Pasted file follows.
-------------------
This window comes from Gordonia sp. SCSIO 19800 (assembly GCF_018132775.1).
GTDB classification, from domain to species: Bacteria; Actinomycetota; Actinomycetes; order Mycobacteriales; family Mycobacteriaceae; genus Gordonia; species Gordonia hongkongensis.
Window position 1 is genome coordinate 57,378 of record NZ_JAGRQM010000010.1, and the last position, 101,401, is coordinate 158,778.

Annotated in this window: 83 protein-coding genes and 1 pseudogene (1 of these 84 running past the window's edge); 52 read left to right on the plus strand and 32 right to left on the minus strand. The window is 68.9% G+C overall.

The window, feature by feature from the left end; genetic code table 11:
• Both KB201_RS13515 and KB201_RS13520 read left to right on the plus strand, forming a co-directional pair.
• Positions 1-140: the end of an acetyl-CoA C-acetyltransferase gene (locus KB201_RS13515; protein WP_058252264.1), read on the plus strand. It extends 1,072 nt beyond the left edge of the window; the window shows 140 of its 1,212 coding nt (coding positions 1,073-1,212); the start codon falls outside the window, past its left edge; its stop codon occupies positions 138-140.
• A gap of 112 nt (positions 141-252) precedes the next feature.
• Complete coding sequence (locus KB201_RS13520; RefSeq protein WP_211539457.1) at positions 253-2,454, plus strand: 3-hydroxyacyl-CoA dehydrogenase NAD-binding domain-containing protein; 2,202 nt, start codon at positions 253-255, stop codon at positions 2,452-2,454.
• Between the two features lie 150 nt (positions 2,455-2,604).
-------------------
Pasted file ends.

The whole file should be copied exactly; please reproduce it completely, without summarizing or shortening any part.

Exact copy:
This window comes from Gordonia sp. SCSIO 19800 (assembly GCF_018132775.1).
GTDB classification, from domain to species: Bacteria; Actinomycetota; Actinomycetes; order Mycobacteriales; family Mycobacteriaceae; genus Gordonia; species Gordonia hongkongensis.
Window position 1 is genome coordinate 57,378 of record NZ_JAGRQM010000010.1, and the last position, 101,401, is coordinate 158,778.

Annotated in this window: 83 protein-coding genes and 1 pseudogene (1 of these 84 running past the window's edge); 52 read left to right on the plus strand and 32 right to left on the minus strand. The window is 68.9% G+C overall.

The window, feature by feature from the left end; genetic code table 11:
• Both KB201_RS13515 and KB201_RS13520 read left to right on the plus strand, forming a co-directional pair.
• Positions 1-140: the end of an acetyl-CoA C-acetyltransferase gene (locus KB201_RS13515; protein WP_058252264.1), read on the plus strand. It extends 1,072 nt beyond the left edge of the window; the window shows 140 of its 1,212 coding nt (coding positions 1,073-1,212); the start codon falls outside the window, past its left edge; its stop codon occupies positions 138-140.
• A gap of 112 nt (positions 141-252) precedes the next feature.
• Complete coding sequence (locus KB201_RS13520; RefSeq protein WP_211539457.1) at positions 253-2,454, plus strand: 3-hydroxyacyl-CoA dehydrogenase NAD-binding domain-containing protein; 2,202 nt, start codon at positions 253-255, stop codon at positions 2,452-2,454.
• Between the two features lie 150 nt (positions 2,455-2,604).